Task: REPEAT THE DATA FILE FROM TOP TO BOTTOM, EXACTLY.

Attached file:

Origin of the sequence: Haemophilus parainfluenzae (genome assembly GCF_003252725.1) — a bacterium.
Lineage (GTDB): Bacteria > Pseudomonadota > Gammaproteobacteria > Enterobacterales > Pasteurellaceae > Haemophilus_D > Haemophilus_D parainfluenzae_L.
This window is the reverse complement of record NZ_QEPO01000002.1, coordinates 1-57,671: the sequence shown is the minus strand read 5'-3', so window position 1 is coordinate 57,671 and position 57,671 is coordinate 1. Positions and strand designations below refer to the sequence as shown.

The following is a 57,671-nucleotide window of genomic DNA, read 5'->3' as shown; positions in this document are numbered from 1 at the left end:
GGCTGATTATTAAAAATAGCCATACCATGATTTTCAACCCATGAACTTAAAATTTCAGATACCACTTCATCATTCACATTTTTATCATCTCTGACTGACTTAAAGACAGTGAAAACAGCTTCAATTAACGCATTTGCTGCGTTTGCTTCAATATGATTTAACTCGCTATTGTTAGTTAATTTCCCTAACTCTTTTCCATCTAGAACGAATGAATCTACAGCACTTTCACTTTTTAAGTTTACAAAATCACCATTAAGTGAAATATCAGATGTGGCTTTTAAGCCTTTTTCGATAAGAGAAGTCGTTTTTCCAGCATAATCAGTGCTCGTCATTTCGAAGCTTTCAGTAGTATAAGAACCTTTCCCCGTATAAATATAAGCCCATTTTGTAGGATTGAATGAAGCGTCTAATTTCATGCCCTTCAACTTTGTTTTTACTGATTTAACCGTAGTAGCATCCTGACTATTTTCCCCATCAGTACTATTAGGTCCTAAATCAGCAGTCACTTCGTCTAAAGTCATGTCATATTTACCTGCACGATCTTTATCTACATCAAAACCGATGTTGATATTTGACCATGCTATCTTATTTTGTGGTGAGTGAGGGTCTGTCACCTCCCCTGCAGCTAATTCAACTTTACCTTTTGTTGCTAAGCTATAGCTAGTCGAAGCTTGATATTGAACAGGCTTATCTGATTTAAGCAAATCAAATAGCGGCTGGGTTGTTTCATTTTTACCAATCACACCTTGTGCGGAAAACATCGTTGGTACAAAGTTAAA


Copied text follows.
Origin of the sequence: Haemophilus parainfluenzae (genome assembly GCF_003252725.1) — a bacterium.
Lineage (GTDB): Bacteria > Pseudomonadota > Gammaproteobacteria > Enterobacterales > Pasteurellaceae > Haemophilus_D > Haemophilus_D parainfluenzae_L.
This window is the reverse complement of record NZ_QEPO01000002.1, coordinates 1-57,671: the sequence shown is the minus strand read 5'-3', so window position 1 is coordinate 57,671 and position 57,671 is coordinate 1. Positions and strand designations below refer to the sequence as shown.

The following is a 57,671-nucleotide window of genomic DNA, read 5'->3' as shown; positions in this document are numbered from 1 at the left end:
GGCTGATTATTAAAAATAGCCATACCATGATTTTCAACCCATGAACTTAAAATTTCAGATACCACTTCATCATTCACATTTTTATCATCTCTGACTGACTTAAAGACAGTGAAAACAGCTTCAATTAACGCATTTGCTGCGTTTGCTTCAATATGATTTAACTCGCTATTGTTAGTTAATTTCCCTAACTCTTTTCCATCTAGAACGAATGAATCTACAGCACTTTCACTTTTTAAGTTTACAAAATCACCATTAAGTGAAATATCAGATGTGGCTTTTAAGCCTTTTTCGATAAGAGAAGTCGTTTTTCCAGCATAATCAGTGCTCGTCATTTCGAAGCTTTCAGTAGTATAAGAACCTTTCCCCGTATAAATATAAGCCCATTTTGTAGGATTGAATGAAGCGTCTAATTTCATGCCCTTCAACTTTGTTTTTACTGATTTAACCGTAGTAGCATCCTGACTATTTTCCCCATCAGTACTATTAGGTCCTAAATCAGCAGTCACTTCGTCTAAAGTCATGTCATATTTACCTGCACGATCTTTATCTACATCAAAACCGATGTTGATATTTGACCATGCTATCTTATTTTGTGGTGAGTGAGGGTCTGTCACCTCCCCTGCAGCTAATTCAACTTTACCTTTTGTTGCTAAGCTATAGCTAGTCGAAGCTTGATATTGAACAGGCTTATCTGATTTAAGCAAATCAAATAGCGGCTGGGTTGTTTCATTTTTACCAATCACACCTTGTGCGGAAAACATCGTTGGTACAAAGTTAAA